Modern "Hinduism" as a pan-Indian self-conscious identity developed in the late nineteenth and early twentieth century. The rise and spread of Tyagaraja's songs and stories as popular expressions of devotion among South Indians coincides with this time period. It was neither with complete self-awareness nor by mere chance that newly self-conscious Hindus inspired by the mission of asserting their own identity and worldview upheld and promoted the life and lyrics of Tyagaraja as exemplary in their struggle for national independence. They could point to him as an exponent of central Hindu values, a representative of what was ancient (there-fore stable and real), viable and valuable in the Hindu lifeway with which they could face the future. They chose him from a tangled plethora of possibilities, an embarrassing abundance of richness and rot, in a choice exercising both memory and "forgettery." Carrying a tradition forward in time is always a combination of underlining and erasing. Modern Hindu leaders and intellectuals intuited that Tyagaraja because of his accomplishments (he was called "the Beethoven of South India") and his holy dedicated life, could stand for the center of an ongoing Hindu faith, and could voice its essential values, experiences and orientation. His devotion to Rama and music showed admirable steadiness amid a world of political clamor and change. Like him, modernizing South Indians could also hold to the sacred despite Westernization and its temptations. Hence, to examine Tyagaraja's life and works affords the opportunity to understand better the recent self-conceptions and hopes of many Hindus responding to modernity's challenges during the last century.
This book opens with considerations of literary texts and the growth of hagiographic traditions (chapters 1, 2, 3 and 4). Tyagaraja's Nauka Caritram is a verse narrative with twenty-one songs in which the child Krsna and his milkmaid companions embark on a fateful ride in a boat. My translation of this masterpiece is an attempt to convey faithfully the meanings and charms of the original Telugu. My essay on the work explores its origins and imagery, its context-the bhakti literature tradition-and compares the theme with counterparts in other cultures.
Reading different versions of Tyagaraja's lifestory the historian of religion naturally asks questions about the accumulation and elaboration of certain archetypal kinds of episodes over a period of time, as the singer's image in the folkmind developed from a respected contemporary to a venerated saint of days long gone. Hence, in chapters 2, 3 and 4 I present translations of the key tellings, and make some observations about the relationships among them, and about the tellers and their times. The translations of Tyagaraja's life-from Telugu and Sanskrit in this book are my own, as are the translations of Tyagaraja's Telugu lyrics. The life-stories in Tamil have been translated by Sulochana Govardhan and T. Sankaran Tyagarajas 108 names were translated by T.S. Parthasarathy. These documents represent the hagiographical aspect of the growth of tradition in the textual case of Tyagaraja's life.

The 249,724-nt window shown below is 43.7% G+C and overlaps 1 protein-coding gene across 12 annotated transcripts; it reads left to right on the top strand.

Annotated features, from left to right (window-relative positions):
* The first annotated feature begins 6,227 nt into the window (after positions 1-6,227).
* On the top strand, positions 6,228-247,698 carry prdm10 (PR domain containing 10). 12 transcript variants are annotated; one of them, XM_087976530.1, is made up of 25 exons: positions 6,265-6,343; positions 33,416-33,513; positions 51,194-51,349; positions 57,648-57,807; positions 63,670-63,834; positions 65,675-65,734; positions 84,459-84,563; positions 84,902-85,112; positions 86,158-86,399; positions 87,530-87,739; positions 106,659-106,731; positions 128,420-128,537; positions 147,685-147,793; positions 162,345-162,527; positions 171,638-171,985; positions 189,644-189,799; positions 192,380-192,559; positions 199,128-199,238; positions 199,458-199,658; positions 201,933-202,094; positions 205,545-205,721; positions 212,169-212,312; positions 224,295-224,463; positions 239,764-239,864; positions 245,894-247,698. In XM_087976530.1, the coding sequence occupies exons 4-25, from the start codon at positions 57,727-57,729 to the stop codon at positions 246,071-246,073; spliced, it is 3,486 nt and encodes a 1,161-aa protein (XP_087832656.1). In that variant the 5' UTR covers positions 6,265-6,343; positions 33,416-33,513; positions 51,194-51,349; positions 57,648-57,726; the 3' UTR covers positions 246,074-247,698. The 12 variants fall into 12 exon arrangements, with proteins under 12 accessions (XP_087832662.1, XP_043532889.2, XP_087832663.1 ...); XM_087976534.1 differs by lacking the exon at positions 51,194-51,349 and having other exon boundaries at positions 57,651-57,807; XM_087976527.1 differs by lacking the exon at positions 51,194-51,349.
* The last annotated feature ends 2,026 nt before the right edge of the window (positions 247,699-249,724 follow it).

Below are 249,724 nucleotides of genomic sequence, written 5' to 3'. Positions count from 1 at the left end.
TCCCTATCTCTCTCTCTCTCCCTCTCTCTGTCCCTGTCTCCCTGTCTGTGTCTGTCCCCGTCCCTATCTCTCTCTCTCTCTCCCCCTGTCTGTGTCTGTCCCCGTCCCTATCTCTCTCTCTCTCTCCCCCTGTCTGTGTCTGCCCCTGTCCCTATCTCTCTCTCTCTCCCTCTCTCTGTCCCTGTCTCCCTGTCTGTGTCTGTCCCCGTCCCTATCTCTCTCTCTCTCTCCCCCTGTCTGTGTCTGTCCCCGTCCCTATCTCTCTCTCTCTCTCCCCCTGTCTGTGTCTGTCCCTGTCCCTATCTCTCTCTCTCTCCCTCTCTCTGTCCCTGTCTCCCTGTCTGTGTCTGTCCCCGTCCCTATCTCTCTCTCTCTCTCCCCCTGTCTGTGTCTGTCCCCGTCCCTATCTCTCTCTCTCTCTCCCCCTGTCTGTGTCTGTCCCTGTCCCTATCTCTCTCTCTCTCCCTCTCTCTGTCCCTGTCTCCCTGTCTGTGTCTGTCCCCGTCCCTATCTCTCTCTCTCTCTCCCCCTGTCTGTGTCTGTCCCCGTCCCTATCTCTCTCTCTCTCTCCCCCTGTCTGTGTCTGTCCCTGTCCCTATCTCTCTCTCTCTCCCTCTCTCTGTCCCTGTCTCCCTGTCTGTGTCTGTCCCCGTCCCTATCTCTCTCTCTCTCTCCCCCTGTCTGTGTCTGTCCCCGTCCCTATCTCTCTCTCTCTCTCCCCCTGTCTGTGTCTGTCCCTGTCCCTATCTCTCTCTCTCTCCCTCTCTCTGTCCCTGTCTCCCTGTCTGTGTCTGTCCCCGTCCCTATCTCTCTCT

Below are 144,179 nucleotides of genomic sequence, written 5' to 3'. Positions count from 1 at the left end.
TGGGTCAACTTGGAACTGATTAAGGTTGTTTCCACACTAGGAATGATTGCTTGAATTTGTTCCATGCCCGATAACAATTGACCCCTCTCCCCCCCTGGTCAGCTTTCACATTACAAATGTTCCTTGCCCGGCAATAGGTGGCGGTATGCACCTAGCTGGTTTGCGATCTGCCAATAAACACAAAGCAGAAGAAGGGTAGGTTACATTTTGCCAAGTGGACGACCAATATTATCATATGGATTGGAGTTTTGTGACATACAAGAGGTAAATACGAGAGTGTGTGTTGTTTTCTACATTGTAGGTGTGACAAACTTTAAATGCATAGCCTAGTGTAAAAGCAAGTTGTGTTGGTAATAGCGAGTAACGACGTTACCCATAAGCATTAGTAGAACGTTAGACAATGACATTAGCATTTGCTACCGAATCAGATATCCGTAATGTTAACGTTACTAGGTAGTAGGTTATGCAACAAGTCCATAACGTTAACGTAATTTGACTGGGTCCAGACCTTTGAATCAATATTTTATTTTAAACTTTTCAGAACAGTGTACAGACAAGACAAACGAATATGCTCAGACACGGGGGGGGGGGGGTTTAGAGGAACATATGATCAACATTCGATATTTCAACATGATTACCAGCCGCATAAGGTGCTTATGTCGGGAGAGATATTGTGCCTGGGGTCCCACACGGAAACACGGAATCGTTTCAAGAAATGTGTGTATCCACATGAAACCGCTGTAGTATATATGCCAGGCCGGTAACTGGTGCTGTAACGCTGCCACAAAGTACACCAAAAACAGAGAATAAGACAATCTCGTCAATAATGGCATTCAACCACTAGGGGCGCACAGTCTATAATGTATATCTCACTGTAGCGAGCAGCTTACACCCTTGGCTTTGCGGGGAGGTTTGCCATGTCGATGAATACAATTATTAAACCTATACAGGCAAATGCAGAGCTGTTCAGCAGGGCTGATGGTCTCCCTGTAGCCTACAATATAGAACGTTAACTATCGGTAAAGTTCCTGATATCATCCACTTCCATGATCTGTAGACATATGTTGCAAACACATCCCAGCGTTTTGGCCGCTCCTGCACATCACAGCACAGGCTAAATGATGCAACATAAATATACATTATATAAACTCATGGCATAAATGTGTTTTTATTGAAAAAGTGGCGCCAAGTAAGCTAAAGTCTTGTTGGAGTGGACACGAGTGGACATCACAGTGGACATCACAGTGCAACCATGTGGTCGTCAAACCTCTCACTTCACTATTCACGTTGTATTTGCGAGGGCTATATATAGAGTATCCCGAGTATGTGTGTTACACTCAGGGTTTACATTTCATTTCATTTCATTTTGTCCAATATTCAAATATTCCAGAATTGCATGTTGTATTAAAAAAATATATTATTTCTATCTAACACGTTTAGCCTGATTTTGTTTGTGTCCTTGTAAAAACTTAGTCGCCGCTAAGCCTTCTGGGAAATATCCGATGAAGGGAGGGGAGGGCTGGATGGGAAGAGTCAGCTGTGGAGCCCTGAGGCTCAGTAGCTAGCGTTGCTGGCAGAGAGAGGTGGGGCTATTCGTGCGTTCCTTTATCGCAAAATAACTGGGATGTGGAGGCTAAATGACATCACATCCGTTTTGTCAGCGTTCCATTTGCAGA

In part two of the book our attention shifts and centers on persons, and how individuals carry traditions forward in time (chapters 5, 6 and 7). Here I present an overview of Tyagaraja's disciples' work of spreading his fame and music, as well as a study in which the focus on tradition is tightened to scrutinize more closely one person devoted to Tyagaraja, to see how she honored him and his work in this century, promulgating his songs and expanding the celebration of his musical contributions. Bangalore Nagaratnammal, a woman of the courtezan and dancer (devadasi) community, illustrates how dedicated individuals can play an important part in the continuation of traditions. (Vasudha Narayanan translated Banni Bai's story of Nagaratnammal's life from Tamil.) I have also arrayed a spectrum of representative perspectives on Tyagaraja's place in tradition, based on audio interviews with knowledgeable South Indians and statements culled from published reports and studies.